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Dr. Alice K. (Joyce) Neighbors

Dr. Alice K. (Joyce) Neighbors
During the Apollo era, Dr. Alice K. (Joyce) Neighbors was part of the technical staff in the Guidance and Control Division of Marshall’s Astrionics Laboratory.

Born in Newell, Alabama, Dr. Joyce K. Neighbors graduated from Randolph County High School in Wedowee, Alabama. Neighbors earned a bachelor’s of science degree in mathematics from Auburn University and a master’s of science degree in engineering from the University of Alabama. In 1977, she earned a Ph.D. in engineering mechanics from the University of Alabama where she completed a dissertation entitled “Dynamic Response of a Geometrically Nonlinear Composite Elastic/Viscoelastic Cylinder.” At the time, Neighbors became one of only three women at the center who held doctorate degrees.

Prior to arriving at Redstone Arsenal in 1956, Neighbors worked as an engineering aid with ARO, Inc. at the Arnold Air Force Base in Tullahoma, Tennessee. Once with the Army at Redstone, Neighbors led a team to calculate the flight trajectory of the Jupiter C vehicle which launched America’s first satellite, Explorer I, on January 31, 1958. Those calculations were made to determine the highest point of the flight arch – a point at which commands would be given to ignite the upper-stage engines. Neighbors was allowed to sign the mission chart along with Dr. Wernher von Braun and Dr. Ernst Stuhlinger, but only with her initials and last name. Neighbors later remembered this was done because, in a male dominated profession, it was believed that having a woman’s name on the document would make it “less authentic.”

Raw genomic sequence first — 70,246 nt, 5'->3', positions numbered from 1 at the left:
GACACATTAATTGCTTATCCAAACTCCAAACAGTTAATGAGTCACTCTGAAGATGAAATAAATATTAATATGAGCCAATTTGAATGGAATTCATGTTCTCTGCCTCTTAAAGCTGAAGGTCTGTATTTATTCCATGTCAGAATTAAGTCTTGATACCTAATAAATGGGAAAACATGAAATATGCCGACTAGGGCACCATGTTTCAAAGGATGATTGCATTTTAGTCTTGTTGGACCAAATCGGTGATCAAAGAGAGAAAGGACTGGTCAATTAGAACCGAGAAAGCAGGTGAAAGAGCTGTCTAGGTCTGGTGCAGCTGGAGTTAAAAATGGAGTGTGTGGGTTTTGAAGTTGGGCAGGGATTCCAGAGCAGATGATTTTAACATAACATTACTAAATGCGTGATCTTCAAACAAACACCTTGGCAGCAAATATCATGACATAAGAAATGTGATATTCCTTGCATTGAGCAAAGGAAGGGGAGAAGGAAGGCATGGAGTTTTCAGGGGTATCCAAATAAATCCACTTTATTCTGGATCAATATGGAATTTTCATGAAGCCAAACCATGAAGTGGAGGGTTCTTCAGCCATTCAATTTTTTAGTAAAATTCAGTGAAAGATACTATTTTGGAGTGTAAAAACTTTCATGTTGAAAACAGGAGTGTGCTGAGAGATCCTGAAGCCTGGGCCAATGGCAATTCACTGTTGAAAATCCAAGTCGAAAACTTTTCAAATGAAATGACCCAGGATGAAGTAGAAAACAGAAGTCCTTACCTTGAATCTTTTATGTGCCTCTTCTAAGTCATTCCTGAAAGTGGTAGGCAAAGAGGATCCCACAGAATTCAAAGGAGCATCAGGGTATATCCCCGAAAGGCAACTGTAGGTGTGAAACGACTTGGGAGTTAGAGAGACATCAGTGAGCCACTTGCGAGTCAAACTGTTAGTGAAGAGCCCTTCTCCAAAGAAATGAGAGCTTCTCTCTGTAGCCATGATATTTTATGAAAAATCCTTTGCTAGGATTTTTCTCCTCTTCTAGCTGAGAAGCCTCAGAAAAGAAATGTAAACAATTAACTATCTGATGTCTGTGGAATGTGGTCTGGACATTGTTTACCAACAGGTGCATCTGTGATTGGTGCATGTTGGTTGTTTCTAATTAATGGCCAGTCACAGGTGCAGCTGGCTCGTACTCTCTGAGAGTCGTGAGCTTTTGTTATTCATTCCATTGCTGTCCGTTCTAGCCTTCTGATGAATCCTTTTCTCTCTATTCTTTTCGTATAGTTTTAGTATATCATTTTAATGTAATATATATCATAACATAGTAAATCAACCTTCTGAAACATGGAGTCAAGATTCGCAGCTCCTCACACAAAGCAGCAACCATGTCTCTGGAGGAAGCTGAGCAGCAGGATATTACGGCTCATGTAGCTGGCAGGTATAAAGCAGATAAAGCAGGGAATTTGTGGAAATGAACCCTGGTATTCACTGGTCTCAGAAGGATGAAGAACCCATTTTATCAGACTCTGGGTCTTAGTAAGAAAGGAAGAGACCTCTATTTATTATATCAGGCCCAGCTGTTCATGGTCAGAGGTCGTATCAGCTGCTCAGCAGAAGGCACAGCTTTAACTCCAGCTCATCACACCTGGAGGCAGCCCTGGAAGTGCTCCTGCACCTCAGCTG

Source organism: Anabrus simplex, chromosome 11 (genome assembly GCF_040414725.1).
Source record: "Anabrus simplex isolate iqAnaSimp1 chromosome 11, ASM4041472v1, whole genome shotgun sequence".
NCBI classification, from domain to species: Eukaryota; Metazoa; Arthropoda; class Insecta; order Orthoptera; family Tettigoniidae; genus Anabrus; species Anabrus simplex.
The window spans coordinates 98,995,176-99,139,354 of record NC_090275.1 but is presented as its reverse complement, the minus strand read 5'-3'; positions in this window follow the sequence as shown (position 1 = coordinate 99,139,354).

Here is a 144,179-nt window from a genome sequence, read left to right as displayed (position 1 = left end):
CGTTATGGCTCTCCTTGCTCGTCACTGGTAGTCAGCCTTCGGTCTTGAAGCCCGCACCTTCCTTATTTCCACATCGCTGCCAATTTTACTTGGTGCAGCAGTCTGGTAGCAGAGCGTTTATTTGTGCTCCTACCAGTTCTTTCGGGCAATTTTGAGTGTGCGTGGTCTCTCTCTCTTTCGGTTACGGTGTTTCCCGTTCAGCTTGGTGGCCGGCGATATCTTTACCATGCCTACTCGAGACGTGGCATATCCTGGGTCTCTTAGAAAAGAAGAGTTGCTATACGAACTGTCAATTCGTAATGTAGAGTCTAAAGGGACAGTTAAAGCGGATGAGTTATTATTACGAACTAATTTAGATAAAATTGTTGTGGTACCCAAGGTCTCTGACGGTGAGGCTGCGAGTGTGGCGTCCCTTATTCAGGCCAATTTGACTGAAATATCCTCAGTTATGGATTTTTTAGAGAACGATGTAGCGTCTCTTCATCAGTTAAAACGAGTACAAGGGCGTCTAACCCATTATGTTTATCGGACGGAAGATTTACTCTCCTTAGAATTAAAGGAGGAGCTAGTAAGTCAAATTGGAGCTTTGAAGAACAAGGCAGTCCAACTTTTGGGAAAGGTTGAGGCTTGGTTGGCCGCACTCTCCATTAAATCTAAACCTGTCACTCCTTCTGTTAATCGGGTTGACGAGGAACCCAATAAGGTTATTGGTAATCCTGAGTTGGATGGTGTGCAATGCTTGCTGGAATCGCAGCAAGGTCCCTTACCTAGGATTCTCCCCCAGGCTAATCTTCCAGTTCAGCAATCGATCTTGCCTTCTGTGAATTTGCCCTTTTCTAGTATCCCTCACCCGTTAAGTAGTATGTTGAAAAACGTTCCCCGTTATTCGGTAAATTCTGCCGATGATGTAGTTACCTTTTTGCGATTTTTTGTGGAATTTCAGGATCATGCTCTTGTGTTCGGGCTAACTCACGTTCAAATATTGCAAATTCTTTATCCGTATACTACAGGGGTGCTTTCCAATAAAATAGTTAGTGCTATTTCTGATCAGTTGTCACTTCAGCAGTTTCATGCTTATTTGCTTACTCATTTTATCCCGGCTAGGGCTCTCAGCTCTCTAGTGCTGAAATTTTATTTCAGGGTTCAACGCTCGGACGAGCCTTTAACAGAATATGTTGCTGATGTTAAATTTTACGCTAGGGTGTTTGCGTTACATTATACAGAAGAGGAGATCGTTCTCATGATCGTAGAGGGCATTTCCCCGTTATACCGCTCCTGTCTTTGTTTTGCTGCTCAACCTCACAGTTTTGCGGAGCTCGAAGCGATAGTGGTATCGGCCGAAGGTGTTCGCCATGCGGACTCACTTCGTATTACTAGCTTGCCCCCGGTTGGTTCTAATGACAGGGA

During the Apollo era, Neighbors was part of the technical staff in the Guidance and Control Division of Marshall’s Astrionics Laboratory. Afterwards, Neighbors spent much of the early 1970s working on the Skylab program and later as a senior system engineer for the High Energy Astronomical Observatory Project during which time she was responsible for the thermal, structural and dynamic design of the three observatories. Following a period as chief engineer for the Atmospheric Cloud Physics Laboratory Neighbors became Marshall’s program manager for Gravity Probe B, a test of Albert Einstein’s general theory of relativity which launched on April 20, 2004.

This photo of Dr. Joyce Neighbors was taken in December 1976.

Image credit: NASA